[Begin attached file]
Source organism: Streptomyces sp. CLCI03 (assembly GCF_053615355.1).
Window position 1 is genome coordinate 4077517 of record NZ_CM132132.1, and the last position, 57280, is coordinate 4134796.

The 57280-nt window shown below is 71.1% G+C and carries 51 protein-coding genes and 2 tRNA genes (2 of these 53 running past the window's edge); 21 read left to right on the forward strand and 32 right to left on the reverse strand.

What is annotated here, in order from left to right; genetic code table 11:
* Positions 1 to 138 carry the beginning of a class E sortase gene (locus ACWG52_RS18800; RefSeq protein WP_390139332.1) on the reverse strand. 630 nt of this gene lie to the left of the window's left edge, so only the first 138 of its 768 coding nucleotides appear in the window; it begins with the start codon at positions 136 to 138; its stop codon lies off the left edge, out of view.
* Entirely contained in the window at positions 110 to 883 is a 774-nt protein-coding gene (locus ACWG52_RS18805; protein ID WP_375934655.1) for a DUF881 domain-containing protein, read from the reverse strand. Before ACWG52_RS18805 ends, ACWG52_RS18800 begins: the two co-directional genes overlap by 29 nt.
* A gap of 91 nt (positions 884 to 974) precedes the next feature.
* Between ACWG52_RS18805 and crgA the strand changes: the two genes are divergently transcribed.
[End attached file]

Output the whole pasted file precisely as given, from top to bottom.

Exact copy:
Source organism: Streptomyces sp. CLCI03 (assembly GCF_053615355.1).
Window position 1 is genome coordinate 4077517 of record NZ_CM132132.1, and the last position, 57280, is coordinate 4134796.

The 57280-nt window shown below is 71.1% G+C and carries 51 protein-coding genes and 2 tRNA genes (2 of these 53 running past the window's edge); 21 read left to right on the forward strand and 32 right to left on the reverse strand.

What is annotated here, in order from left to right; genetic code table 11:
* Positions 1 to 138 carry the beginning of a class E sortase gene (locus ACWG52_RS18800; RefSeq protein WP_390139332.1) on the reverse strand. 630 nt of this gene lie to the left of the window's left edge, so only the first 138 of its 768 coding nucleotides appear in the window; it begins with the start codon at positions 136 to 138; its stop codon lies off the left edge, out of view.
* Entirely contained in the window at positions 110 to 883 is a 774-nt protein-coding gene (locus ACWG52_RS18805; protein ID WP_375934655.1) for a DUF881 domain-containing protein, read from the reverse strand. Before ACWG52_RS18805 ends, ACWG52_RS18800 begins: the two co-directional genes overlap by 29 nt.
* A gap of 91 nt (positions 884 to 974) precedes the next feature.
* Between ACWG52_RS18805 and crgA the strand changes: the two genes are divergently transcribed.